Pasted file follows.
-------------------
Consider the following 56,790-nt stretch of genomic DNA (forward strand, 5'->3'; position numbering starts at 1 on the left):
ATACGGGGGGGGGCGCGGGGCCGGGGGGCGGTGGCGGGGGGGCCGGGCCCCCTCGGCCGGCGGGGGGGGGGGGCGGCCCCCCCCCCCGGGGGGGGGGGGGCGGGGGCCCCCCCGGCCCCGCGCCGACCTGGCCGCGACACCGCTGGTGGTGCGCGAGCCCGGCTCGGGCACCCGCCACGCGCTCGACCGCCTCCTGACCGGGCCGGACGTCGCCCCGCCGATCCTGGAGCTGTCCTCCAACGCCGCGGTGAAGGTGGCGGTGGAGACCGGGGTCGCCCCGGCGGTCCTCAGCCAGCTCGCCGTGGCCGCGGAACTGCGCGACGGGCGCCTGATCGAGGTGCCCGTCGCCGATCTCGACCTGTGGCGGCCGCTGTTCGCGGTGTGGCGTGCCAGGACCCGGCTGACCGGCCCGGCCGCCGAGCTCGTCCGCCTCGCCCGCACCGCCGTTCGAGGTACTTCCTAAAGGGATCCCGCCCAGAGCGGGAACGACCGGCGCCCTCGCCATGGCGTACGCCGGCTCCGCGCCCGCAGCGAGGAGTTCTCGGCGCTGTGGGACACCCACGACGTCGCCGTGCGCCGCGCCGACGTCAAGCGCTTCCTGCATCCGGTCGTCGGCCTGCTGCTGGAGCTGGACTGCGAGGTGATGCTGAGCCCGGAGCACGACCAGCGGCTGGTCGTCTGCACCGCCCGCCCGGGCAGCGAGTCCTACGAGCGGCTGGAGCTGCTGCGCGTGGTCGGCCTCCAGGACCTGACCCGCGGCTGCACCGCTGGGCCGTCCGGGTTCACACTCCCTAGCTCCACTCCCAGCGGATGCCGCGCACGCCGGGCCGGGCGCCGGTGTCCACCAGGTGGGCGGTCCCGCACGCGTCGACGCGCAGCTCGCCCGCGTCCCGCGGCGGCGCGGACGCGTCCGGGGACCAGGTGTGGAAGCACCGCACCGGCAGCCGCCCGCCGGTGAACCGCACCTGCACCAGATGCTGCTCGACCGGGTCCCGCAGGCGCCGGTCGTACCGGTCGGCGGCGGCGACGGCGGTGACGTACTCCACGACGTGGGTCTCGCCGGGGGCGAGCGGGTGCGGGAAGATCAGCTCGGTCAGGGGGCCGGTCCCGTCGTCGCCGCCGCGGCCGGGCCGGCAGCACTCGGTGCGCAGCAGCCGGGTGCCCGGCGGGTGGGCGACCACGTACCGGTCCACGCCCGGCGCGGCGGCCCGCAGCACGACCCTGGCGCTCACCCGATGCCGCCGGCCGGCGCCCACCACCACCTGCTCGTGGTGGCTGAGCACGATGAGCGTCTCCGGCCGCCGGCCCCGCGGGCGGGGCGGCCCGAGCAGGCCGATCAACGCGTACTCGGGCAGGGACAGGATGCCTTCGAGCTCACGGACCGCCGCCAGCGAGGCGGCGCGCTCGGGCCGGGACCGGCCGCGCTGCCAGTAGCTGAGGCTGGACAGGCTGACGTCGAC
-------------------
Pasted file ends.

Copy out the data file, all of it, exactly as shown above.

Consider the following 56,790-nt stretch of genomic DNA (forward strand, 5'->3'; position numbering starts at 1 on the left):
ATACGGGGGGGGGCGCGGGGCCGGGGGGCGGTGGCGGGGGGGCCGGGCCCCCTCGGCCGGCGGGGGGGGGGGGCGGCCCCCCCCCCCGGGGGGGGGGGGGCGGGGGCCCCCCCGGCCCCGCGCCGACCTGGCCGCGACACCGCTGGTGGTGCGCGAGCCCGGCTCGGGCACCCGCCACGCGCTCGACCGCCTCCTGACCGGGCCGGACGTCGCCCCGCCGATCCTGGAGCTGTCCTCCAACGCCGCGGTGAAGGTGGCGGTGGAGACCGGGGTCGCCCCGGCGGTCCTCAGCCAGCTCGCCGTGGCCGCGGAACTGCGCGACGGGCGCCTGATCGAGGTGCCCGTCGCCGATCTCGACCTGTGGCGGCCGCTGTTCGCGGTGTGGCGTGCCAGGACCCGGCTGACCGGCCCGGCCGCCGAGCTCGTCCGCCTCGCCCGCACCGCCGTTCGAGGTACTTCCTAAAGGGATCCCGCCCAGAGCGGGAACGACCGGCGCCCTCGCCATGGCGTACGCCGGCTCCGCGCCCGCAGCGAGGAGTTCTCGGCGCTGTGGGACACCCACGACGTCGCCGTGCGCCGCGCCGACGTCAAGCGCTTCCTGCATCCGGTCGTCGGCCTGCTGCTGGAGCTGGACTGCGAGGTGATGCTGAGCCCGGAGCACGACCAGCGGCTGGTCGTCTGCACCGCCCGCCCGGGCAGCGAGTCCTACGAGCGGCTGGAGCTGCTGCGCGTGGTCGGCCTCCAGGACCTGACCCGCGGCTGCACCGCTGGGCCGTCCGGGTTCACACTCCCTAGCTCCACTCCCAGCGGATGCCGCGCACGCCGGGCCGGGCGCCGGTGTCCACCAGGTGGGCGGTCCCGCACGCGTCGACGCGCAGCTCGCCCGCGTCCCGCGGCGGCGCGGACGCGTCCGGGGACCAGGTGTGGAAGCACCGCACCGGCAGCCGCCCGCCGGTGAACCGCACCTGCACCAGATGCTGCTCGACCGGGTCCCGCAGGCGCCGGTCGTACCGGTCGGCGGCGGCGACGGCGGTGACGTACTCCACGACGTGGGTCTCGCCGGGGGCGAGCGGGTGCGGGAAGATCAGCTCGGTCAGGGGGCCGGTCCCGTCGTCGCCGCCGCGGCCGGGCCGGCAGCACTCGGTGCGCAGCAGCCGGGTGCCCGGCGGGTGGGCGACCACGTACCGGTCCACGCCCGGCGCGGCGGCCCGCAGCACGACCCTGGCGCTCACCCGATGCCGCCGGCCGGCGCCCACCACCACCTGCTCGTGGTGGCTGAGCACGATGAGCGTCTCCGGCCGCCGGCCCCGCGGGCGGGGCGGCCCGAGCAGGCCGATCAACGCGTACTCGGGCAGGGACAGGATGCCTTCGAGCTCACGGACCGCCGCCAGCGAGGCGGCGCGCTCGGGCCGGGACCGGCCGCGCTGCCAGTAGCTGAGGCTGGACAGGCTGACGTCGAC